The American Automobile Association's latest commentary on cycling says that "a major issue is that many bicyclists feel they are not respected by motorists and must fight for their place on the road." AAA continues:
- Did you know bicyclists can ride on all roads, except where restricted? Bicyclists have the same rights and responsibilities as motorists, including the right to ride in the traffic lane.
- It is illegal and unsafe for bicyclists to ride against (or facing) traffic. Bicyclists should ride on the road, and must ride in the same direction as traffic.
- Motorists must maintain at least three feet of clearance when passing a bicyclist.
- When a road is too narrow for cars and bikes to ride safely side by side, bicycles should take the travel lane, which means riding in or near the center of the lane
The AAA post also links to a memo by the National Highway Traffic Safety Administration (NHTSA) that discusses the divergent expectations that cyclists and drivers have when they see a yellow diamond shaped "[bicycle symbol] "Share the Road" sign:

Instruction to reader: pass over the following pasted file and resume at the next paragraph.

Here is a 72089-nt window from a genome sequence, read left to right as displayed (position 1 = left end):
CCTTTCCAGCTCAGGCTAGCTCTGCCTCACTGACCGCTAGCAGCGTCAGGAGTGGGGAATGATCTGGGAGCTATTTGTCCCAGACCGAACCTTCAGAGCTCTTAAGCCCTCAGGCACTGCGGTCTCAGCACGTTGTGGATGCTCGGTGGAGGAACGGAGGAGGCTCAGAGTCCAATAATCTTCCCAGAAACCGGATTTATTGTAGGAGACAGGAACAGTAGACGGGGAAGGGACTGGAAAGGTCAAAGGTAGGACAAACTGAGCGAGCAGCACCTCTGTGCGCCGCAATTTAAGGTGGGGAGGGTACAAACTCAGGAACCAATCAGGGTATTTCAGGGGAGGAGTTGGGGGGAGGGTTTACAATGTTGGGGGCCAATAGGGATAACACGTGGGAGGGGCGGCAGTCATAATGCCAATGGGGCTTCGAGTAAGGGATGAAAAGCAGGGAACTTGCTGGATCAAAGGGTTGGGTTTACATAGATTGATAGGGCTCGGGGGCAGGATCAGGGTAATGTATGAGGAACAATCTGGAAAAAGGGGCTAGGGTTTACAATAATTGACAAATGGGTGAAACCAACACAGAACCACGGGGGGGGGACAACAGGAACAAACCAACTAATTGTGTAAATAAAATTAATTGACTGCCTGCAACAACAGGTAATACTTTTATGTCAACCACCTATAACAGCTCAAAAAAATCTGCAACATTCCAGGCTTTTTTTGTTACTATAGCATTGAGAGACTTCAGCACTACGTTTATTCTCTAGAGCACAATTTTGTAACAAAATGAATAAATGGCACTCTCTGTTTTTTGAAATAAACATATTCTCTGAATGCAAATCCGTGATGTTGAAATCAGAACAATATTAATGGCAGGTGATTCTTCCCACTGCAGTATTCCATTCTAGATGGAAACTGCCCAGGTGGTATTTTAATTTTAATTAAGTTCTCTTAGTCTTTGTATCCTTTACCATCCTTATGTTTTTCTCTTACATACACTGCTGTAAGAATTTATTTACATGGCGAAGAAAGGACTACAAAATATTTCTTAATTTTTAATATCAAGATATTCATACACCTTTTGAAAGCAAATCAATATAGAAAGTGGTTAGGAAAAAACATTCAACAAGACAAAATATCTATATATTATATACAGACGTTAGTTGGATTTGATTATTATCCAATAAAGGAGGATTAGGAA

- Bicyclists need to stay off the roadway and ride on the sidewalk where they belong.
- If bicyclists want respect, they need to show respect and follow the rules of the road.
- Bicycles are vehicles – just like cars, motorcycles and trucks. I have the right to ride on the road.
- The "Share the Road" sign means it’s okay for me to ride on roads. Vehicles are supposed to make room for me.
These articles come on the heels of a heavily criticized blog post by DOT Secretary Ray Lahood announcing a collaboration between NHTSA and AAA on National Bike Safety Month, which ignored most key points of safe cycling while recycling old canards. Apparently they listened to the feedback posted on the DOT web site.
(Jim Titus is a member of WABA's Board of Directors from Prince Georges County. The opinions expressed herein do not necessarily represent the official view of WABA.)